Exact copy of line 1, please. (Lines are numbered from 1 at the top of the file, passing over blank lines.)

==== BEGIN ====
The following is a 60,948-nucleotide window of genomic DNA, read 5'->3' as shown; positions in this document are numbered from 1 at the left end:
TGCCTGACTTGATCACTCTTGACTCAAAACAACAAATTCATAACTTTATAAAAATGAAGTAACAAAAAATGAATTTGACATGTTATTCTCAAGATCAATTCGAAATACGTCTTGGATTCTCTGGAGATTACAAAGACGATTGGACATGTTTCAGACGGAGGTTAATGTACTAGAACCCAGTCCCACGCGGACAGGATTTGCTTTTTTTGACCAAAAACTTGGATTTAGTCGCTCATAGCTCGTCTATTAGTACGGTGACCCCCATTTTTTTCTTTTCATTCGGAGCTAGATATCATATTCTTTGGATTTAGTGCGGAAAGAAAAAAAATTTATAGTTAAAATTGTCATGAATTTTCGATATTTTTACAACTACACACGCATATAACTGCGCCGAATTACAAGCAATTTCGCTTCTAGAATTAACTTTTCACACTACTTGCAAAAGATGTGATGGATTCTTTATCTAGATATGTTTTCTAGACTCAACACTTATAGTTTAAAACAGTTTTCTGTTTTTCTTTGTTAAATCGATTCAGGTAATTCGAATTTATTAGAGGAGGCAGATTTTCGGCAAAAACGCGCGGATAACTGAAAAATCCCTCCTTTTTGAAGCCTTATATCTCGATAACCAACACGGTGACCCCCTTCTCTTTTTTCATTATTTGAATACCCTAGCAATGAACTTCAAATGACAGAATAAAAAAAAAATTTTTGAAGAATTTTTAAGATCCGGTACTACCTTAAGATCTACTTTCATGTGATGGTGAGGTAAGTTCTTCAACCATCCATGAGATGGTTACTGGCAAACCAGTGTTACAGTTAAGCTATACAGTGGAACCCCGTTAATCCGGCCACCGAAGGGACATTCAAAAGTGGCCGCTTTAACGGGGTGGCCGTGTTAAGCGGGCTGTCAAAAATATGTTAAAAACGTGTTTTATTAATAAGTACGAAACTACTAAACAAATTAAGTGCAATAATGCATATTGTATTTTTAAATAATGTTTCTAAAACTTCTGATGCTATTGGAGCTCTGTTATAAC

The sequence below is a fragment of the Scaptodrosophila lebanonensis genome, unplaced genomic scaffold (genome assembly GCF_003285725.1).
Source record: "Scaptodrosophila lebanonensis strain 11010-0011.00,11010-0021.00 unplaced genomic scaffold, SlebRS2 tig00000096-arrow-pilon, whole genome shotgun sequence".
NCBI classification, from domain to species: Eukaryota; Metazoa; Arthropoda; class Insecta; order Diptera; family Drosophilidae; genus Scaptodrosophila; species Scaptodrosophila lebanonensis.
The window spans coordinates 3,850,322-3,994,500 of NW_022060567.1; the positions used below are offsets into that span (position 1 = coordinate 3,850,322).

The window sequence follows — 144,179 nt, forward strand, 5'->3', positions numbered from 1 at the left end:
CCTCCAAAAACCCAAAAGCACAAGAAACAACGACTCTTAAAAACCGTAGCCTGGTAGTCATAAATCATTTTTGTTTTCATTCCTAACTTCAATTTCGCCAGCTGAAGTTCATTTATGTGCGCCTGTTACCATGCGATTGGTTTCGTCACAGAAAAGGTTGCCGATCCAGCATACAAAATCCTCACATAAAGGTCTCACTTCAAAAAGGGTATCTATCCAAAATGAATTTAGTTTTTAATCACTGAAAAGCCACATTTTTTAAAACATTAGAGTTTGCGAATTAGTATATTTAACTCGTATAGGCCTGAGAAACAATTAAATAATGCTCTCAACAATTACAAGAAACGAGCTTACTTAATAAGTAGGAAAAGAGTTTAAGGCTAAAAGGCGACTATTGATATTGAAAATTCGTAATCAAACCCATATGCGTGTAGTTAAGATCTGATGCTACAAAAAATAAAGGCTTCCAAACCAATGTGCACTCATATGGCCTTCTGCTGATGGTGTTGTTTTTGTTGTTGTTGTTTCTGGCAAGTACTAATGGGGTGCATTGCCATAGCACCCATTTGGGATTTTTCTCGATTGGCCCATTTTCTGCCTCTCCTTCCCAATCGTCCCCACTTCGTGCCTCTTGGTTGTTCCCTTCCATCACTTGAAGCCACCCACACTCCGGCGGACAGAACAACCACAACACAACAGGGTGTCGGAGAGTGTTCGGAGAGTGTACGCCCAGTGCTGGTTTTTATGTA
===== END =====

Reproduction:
The following is a 60,948-nucleotide window of genomic DNA, read 5'->3' as shown; positions in this document are numbered from 1 at the left end: